Earlier in 2023 a new property prize draw platform launched called Win My Home. To kick start their aims at establishing themselves in a difficult sector they offered entrants the chance to win a £2million villa in Nottingham owned by local businessman, Elliot Andrew. To enter the draw you needed to purchase tickets that started at just £10. In fact the platform offered entrants the chance to purchase different bundles including 15 tickets for £10, 40 for £25, 85 for £50, 320 for £150 and 1000 for £350. Win My Home closed their prize draw at the end of July but unlike the Omaze model, if insufficient tickets were sold then the winner would be offered a cash prize. On 14th August 2023 a video was posted on to social media showing when the winner – Loreta from Nottingham – was surprised by Win My Home with news of her win. Interestingly there’s been no indication of whether Loreta picked up a cash prize or the keys to the £2million home but all the evidence pointed to the former. After all if you’ve created a £2million home winner there’s usually a tendancy to dine out on fact in order to build up interest for further prize draws. However, Loreta’s joy has rapidly changed to disappointment when it was revealed that her prize was just £5000!
Nearly 400,000 Tickets!
According to information posted about the prize draw by visitors to our review page, Win My Home drew the winner’s name from 398,047 tickets. Now this number doesn’t actually represent 398,047 x £10 tickets. If you remember from above tickets were sold in bundles so by making an assumption that every entrant purchased 15 tickets then the most about of revenue that could have been generated is 26,536 x £10 = £265,364. In reality this amount will be lower because some entrants would have opted to purchase more tickets plus the platform gave away tickets in a prize draw. One big issue we raised about Win My Home was that if they had to award a cash prize then the amount would be 50% of Net Profits. This is a lot less when compared to Raffall who for example offer 70% of ticket sales. So does this mean the winner should have received around £130,000 as they didn’t get the house? Well no because the percentage applies to net profits rather than gross sales. This means that Win My Home were free to spend what they like on marketing, admin and other expenses and then whatever is left after that then gets split between themselves (profit) and the winner. That kind of approach is fine provided the winner comes out of it with something worthwhile but according to The Nottingham Post that’s most certainly not the case.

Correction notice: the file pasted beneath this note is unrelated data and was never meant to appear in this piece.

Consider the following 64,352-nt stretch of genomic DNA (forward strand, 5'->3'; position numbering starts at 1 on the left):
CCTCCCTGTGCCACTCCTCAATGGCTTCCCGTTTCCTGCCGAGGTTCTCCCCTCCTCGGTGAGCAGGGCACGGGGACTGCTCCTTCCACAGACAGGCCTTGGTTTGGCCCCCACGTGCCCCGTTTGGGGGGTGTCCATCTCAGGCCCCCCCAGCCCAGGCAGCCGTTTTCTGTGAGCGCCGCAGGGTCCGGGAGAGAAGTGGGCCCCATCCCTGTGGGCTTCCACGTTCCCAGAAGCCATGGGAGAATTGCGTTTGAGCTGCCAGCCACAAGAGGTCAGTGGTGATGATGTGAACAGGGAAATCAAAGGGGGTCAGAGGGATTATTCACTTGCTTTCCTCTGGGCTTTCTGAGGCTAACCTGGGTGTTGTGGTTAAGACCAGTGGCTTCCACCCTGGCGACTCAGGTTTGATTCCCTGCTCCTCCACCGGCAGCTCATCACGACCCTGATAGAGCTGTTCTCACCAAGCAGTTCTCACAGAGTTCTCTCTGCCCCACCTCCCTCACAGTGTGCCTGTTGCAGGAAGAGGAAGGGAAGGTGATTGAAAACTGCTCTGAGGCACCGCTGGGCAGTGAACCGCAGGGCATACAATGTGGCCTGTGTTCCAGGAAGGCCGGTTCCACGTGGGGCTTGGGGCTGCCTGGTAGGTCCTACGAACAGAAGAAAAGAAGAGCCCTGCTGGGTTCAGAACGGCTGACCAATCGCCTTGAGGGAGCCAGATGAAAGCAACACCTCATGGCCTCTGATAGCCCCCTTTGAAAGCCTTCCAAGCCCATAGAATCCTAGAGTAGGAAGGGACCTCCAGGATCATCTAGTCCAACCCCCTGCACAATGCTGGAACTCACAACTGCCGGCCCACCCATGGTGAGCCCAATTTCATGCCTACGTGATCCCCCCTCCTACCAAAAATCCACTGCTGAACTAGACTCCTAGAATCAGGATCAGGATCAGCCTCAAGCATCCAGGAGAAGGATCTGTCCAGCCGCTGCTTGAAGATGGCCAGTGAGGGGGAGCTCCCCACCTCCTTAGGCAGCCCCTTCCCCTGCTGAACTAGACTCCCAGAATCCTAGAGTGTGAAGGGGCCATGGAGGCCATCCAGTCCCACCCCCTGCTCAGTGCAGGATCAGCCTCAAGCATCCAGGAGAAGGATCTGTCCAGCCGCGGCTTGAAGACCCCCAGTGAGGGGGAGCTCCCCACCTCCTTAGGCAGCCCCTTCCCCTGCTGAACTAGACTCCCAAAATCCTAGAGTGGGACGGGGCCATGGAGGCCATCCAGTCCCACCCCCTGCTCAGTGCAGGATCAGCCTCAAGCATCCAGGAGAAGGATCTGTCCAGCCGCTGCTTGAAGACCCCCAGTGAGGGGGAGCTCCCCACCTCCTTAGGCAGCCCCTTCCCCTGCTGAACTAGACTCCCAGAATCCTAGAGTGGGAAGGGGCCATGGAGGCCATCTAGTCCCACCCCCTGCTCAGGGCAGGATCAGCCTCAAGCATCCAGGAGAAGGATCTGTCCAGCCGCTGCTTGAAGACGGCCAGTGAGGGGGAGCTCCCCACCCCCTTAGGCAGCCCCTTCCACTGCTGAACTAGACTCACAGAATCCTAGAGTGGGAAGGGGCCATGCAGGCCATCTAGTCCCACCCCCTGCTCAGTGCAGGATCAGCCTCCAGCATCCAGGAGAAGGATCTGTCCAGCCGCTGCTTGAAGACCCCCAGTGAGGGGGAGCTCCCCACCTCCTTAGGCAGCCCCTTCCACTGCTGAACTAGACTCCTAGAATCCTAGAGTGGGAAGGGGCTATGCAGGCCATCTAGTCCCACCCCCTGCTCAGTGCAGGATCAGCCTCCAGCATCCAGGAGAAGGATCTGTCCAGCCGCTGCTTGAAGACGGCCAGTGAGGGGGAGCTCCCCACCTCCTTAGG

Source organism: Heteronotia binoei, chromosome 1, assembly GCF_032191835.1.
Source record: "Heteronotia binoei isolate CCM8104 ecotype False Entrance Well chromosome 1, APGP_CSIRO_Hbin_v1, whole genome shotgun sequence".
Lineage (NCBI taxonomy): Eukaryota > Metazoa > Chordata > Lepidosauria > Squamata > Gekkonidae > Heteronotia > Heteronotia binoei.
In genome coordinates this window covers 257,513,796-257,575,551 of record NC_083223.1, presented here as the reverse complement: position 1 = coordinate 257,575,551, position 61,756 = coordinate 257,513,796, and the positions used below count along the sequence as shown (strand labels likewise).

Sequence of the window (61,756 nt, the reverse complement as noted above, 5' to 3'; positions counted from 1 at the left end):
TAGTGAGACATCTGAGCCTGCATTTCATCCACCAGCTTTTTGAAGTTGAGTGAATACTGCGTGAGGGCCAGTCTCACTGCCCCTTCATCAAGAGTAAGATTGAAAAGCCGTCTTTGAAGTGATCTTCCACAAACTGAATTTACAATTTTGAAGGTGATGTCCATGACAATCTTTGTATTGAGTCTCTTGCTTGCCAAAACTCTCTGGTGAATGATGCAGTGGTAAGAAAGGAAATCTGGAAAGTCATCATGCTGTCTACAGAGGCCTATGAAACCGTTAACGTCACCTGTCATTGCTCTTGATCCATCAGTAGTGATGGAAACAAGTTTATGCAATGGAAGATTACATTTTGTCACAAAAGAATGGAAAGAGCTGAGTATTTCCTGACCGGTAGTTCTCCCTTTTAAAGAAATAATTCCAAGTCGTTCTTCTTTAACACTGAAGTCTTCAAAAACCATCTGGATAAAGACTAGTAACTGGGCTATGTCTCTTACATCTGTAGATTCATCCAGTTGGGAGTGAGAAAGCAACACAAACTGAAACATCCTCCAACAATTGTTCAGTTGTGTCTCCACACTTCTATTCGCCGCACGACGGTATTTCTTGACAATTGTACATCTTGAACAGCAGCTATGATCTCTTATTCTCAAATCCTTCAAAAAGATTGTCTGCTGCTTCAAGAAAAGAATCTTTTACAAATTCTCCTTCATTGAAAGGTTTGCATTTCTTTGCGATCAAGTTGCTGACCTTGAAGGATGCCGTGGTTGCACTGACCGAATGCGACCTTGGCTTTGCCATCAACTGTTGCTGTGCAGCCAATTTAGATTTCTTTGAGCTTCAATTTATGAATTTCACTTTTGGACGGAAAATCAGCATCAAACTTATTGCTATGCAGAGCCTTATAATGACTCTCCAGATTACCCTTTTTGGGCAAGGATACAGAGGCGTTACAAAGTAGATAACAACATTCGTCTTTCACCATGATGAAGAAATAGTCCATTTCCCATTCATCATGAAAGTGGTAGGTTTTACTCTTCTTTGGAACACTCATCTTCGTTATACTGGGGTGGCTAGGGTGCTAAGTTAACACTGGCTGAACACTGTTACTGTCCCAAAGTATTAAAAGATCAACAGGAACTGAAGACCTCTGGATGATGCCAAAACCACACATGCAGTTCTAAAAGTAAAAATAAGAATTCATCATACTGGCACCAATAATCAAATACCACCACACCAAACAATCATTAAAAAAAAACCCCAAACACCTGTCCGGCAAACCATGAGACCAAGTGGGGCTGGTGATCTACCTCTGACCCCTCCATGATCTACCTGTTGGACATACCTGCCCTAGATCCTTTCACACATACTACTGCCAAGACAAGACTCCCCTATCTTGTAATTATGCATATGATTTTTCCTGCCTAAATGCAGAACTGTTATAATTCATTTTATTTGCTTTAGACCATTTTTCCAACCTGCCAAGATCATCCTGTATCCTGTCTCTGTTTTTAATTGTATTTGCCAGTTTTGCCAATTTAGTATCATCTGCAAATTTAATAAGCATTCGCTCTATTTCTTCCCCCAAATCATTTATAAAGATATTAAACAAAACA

Where Did The Cash Go?